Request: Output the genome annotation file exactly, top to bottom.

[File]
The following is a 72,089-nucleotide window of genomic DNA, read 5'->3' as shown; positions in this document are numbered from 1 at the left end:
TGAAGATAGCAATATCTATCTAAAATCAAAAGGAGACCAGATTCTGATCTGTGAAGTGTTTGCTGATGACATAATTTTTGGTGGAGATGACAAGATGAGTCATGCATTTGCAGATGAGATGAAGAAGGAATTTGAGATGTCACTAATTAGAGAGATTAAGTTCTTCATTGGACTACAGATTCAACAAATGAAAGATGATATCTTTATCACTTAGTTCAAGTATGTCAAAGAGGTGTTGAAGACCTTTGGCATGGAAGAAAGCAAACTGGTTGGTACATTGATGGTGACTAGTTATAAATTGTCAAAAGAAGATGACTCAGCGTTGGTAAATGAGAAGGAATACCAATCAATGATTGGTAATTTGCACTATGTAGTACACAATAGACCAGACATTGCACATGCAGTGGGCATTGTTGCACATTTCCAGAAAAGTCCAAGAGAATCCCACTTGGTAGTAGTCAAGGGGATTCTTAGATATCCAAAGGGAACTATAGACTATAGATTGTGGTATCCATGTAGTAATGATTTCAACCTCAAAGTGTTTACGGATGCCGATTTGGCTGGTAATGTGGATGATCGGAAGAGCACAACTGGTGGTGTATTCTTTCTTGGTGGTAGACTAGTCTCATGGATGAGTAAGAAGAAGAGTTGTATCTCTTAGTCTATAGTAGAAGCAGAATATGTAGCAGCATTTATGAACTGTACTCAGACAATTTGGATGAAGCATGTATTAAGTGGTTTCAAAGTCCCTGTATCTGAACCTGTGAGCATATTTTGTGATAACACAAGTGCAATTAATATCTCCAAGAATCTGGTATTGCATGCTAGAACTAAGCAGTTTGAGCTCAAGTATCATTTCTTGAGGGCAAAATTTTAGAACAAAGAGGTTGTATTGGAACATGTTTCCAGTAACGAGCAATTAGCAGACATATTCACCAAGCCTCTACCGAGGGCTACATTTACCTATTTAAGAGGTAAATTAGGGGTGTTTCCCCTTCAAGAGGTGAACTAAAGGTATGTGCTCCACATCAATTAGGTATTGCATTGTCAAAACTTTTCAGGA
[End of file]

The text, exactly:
The following is a 72,089-nucleotide window of genomic DNA, read 5'->3' as shown; positions in this document are numbered from 1 at the left end:
TGAAGATAGCAATATCTATCTAAAATCAAAAGGAGACCAGATTCTGATCTGTGAAGTGTTTGCTGATGACATAATTTTTGGTGGAGATGACAAGATGAGTCATGCATTTGCAGATGAGATGAAGAAGGAATTTGAGATGTCACTAATTAGAGAGATTAAGTTCTTCATTGGACTACAGATTCAACAAATGAAAGATGATATCTTTATCACTTAGTTCAAGTATGTCAAAGAGGTGTTGAAGACCTTTGGCATGGAAGAAAGCAAACTGGTTGGTACATTGATGGTGACTAGTTATAAATTGTCAAAAGAAGATGACTCAGCGTTGGTAAATGAGAAGGAATACCAATCAATGATTGGTAATTTGCACTATGTAGTACACAATAGACCAGACATTGCACATGCAGTGGGCATTGTTGCACATTTCCAGAAAAGTCCAAGAGAATCCCACTTGGTAGTAGTCAAGGGGATTCTTAGATATCCAAAGGGAACTATAGACTATAGATTGTGGTATCCATGTAGTAATGATTTCAACCTCAAAGTGTTTACGGATGCCGATTTGGCTGGTAATGTGGATGATCGGAAGAGCACAACTGGTGGTGTATTCTTTCTTGGTGGTAGACTAGTCTCATGGATGAGTAAGAAGAAGAGTTGTATCTCTTAGTCTATAGTAGAAGCAGAATATGTAGCAGCATTTATGAACTGTACTCAGACAATTTGGATGAAGCATGTATTAAGTGGTTTCAAAGTCCCTGTATCTGAACCTGTGAGCATATTTTGTGATAACACAAGTGCAATTAATATCTCCAAGAATCTGGTATTGCATGCTAGAACTAAGCAGTTTGAGCTCAAGTATCATTTCTTGAGGGCAAAATTTTAGAACAAAGAGGTTGTATTGGAACATGTTTCCAGTAACGAGCAATTAGCAGACATATTCACCAAGCCTCTACCGAGGGCTACATTTACCTATTTAAGAGGTAAATTAGGGGTGTTTCCCCTTCAAGAGGTGAACTAAAGGTATGTGCTCCACATCAATTAGGTATTGCATTGTCAAAACTTTTCAGGA